Reactions from Ghana on Obama visit

ACCRA, Ghana -- Nearly one week after President Barack Obama’s visit to Ghana, a sense of excitement and expectation remains in the air here.

This past Monday, July 13, a day after Obama’s weekend visit, the main national newspaper, The Daily Graphic, featured the front page headline “Hail Obama!”

Obama’s face is visible everywhere on the streets of Ghana’s capital. Travelers to this West African country are greeted at the airport with huge billboards featuring the smiles of Obama and Ghana’s President J. A. Mills above the text “Partners in Change.” All over this booming city, Obama merchandise, ranging from t-shirts to posters to traditional-style cloth is sold by hawkers standing in traffic. And Ghanaians welcome Americans as “brothers” and “sisters” with shouts of “Obama!” and questions about his popularity back home and his plans for helping Africa.

Radio call-in shows, the main venue for debate and wildly popular, are still focused on the meaning of Obama’s visit to Ghana and the rest of the continent.

Although Ghanaians of all political and ethnic backgrounds are proud that Ghana was selected for Obama’s first trip to Africa as President, and many praise the Ghanaian government for the nearly flawless arrangements and security, some have expressed disappointment that his visit may not result in any meaningful support for one of the continent’s most stable, democratic and developing countries.

And a smaller minority has voiced outright cynicism about Obama’s visit, regarding it merely as an opportunity for symbolic propaganda for use by the American administration. As the radical newspaper, The Insight, argued in its Monday editorial: “The point needs to be made that Obama came to Accra to pursue the interests of the United States of America and those interests remain imperialist in essence.”

While Ghanaians enthusiastically crowded the streets hoping to catch a glimpse of the American president last weekend and followed his every move and word on television, there has been some disappointment over the tone of his speech before Ghana’s parliament. Some resented his argument that is up to Africans to solve Africa’s problem, a position which denies the historic and economic causes of underdevelopment on the continent today.

In fact, Obama’s speech in many ways reflects a fashionable and reactionary perspective which ignores capitalist exploitation of Africa and places the blame for Africa’s problems on Africans themselves. A popular example of this position is the much-touted recent book entitled “Dead Aid” by a so-called development specialist which argues Western aid impoverishes Africa and should be ended.

Ghanaians were hoping Obama would announce new American trade and aid agreements to reward the country for its embrace of all the political and economic reforms demanded by Washington and its allies. Instead, many felt they were merely offered preachy words by Obama instead of substantive deals. Despite this regret, most discussions on the streets and in “chop bars” and on the radio are focused on the historic nature of Obama’s visit and its significance for their country. Ghanaians were proud to welcome America’s first black president and many believe First Lady Michelle Obama has Ghanaian roots. The family’s visit to the infamous Cape Coast slave fort, therefore, had special meaning to Ghanaians and Africans in the diaspora, not only because Ghana was one of the major sources of slaves in the Trans-Atlantic Slave Trade but more recently has been a center of Pan-Africanism.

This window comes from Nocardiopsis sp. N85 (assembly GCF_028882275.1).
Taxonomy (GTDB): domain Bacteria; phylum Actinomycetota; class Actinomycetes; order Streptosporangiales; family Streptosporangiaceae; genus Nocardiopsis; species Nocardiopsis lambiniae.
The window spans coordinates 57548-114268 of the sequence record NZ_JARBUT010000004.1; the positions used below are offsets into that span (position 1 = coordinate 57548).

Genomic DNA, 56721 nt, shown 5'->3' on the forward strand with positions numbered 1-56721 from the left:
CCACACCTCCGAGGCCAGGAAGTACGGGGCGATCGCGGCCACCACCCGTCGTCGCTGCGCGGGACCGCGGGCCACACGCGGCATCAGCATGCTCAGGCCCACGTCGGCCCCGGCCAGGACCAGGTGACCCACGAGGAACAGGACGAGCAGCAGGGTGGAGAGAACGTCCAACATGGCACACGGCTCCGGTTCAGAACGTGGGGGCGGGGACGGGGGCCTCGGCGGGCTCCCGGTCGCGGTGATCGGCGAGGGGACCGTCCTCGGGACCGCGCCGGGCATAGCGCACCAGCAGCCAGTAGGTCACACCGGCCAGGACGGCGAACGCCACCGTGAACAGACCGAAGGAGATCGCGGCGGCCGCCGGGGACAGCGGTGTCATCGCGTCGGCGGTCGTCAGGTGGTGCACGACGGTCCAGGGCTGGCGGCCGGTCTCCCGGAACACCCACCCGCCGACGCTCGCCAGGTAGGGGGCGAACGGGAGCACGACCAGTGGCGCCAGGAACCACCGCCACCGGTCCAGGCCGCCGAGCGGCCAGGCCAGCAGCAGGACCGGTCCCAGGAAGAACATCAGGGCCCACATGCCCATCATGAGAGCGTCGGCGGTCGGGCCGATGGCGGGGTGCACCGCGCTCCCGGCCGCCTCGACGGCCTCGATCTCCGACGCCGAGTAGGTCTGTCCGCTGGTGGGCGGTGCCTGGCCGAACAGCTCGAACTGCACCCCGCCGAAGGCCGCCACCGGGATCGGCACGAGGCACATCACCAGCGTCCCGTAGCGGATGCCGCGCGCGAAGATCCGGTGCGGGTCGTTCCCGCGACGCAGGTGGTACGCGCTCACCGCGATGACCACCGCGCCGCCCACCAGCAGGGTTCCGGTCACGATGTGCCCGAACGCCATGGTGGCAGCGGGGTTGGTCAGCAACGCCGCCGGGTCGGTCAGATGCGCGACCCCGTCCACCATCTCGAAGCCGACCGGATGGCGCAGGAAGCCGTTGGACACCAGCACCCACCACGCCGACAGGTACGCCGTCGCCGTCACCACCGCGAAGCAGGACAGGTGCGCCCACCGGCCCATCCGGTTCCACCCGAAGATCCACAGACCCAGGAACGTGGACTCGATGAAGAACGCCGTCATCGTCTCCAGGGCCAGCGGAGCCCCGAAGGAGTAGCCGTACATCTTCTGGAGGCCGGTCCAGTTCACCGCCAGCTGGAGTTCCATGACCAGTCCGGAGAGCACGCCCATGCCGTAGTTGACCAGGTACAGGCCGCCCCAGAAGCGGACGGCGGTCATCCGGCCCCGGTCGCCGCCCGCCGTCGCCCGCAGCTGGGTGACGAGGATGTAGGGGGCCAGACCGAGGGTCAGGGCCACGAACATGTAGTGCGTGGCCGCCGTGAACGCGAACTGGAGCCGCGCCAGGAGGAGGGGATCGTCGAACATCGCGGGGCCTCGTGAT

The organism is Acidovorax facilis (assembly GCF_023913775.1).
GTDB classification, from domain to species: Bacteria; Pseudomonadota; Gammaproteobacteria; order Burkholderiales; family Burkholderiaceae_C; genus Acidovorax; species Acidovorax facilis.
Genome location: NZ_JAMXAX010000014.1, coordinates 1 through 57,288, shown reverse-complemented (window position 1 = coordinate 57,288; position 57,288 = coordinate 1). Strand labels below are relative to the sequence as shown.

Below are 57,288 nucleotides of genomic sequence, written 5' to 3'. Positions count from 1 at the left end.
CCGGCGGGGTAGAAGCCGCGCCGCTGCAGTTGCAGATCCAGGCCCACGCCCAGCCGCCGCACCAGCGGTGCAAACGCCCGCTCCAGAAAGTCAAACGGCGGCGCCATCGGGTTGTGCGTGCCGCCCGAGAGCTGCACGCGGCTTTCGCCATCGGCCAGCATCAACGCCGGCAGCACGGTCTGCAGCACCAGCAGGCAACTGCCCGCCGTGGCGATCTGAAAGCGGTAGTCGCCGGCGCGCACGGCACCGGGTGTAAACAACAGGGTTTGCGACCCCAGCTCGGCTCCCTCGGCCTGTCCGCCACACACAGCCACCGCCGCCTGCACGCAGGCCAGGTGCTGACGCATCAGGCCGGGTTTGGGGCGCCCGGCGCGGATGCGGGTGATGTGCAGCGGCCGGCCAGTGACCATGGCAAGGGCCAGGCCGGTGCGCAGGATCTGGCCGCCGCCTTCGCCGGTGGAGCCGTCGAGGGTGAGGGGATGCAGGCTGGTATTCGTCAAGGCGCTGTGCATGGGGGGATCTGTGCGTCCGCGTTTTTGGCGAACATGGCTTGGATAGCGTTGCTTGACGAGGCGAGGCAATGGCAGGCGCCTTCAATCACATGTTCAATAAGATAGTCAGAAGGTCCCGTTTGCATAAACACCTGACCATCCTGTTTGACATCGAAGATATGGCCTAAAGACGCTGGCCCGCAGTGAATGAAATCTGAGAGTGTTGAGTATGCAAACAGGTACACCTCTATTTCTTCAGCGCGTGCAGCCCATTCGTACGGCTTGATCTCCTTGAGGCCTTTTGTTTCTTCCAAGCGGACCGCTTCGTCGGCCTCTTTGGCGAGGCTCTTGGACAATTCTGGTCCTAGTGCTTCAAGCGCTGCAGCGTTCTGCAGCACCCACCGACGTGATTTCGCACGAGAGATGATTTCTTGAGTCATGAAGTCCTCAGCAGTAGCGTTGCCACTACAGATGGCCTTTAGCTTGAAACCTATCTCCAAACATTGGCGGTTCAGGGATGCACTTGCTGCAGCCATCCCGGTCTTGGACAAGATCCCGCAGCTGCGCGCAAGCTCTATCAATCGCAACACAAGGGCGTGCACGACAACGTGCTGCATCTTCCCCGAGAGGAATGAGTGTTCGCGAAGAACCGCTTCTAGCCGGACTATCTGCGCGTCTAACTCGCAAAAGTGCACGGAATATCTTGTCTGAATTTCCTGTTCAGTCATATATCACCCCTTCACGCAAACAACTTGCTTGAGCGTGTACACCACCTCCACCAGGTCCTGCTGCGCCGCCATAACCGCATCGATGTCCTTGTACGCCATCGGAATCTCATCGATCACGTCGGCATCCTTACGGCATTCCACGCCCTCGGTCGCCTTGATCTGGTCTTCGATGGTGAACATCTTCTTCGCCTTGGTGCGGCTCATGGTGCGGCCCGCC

Obama also toured a maternity ward at one of Accra’s hospitals, greeting mothers and babies like any good politician, and held a breakfast meeting with Mills and two former Ghanaian Presidents along with their wives. The latter especially was symbolic of the strength and maturity of Ghana’s democracy, as former political opponents were invited by Ghana’s president to join him in welcoming Obama. Like the American president, Mills was elected late last year and faces enormous challenges in the midst of the global economic crisis. The one bright star on the horizon is the recent discovery of vast oil reserves off Ghana’s coast, which many hope will result in significant revenue used towards the country’s development.

Besides Ghana itself, the biggest beneficiary of the goodwill generated by Obama’s visit is the ruling National Democratic Congress (NDC), a social democratic party that embraced Obama’s “Yes We Can” slogan in its campaign last year. The NDC resumed power in January defeating a right-wing party closely allied with former US President George Bush which is held responsible by many Ghanaians for the country’s current economic mess and crime problem. Indeed Mills and former President J. J. Rawlings feel vindicated by Obama’s visit, as American recognition of Ghana’s accomplishments is rooted in the political and economic policies enacted by the NDC leaders in the 1990s. Indeed, it was Rawlings who hosted former US President Bill Clinton in Ghana ten years ago.

So, Mills and his party took full advantage of Obama’s trip to shore up support for its policies and to further strengthen the stability of Ghana. On the day after Obama’s departure, Mills emphasized the value of Obama’s visit in unifying Ghanaians regardless of background, a crucial factor in Ghana’s success especially in comparison with its neighbors where ethnic divisions and political differences are pronounced and exploited by capitalist rulers and their western advisors.

Now Ghanaians wait to see if Obama’s visit will result in economic change they can believe in.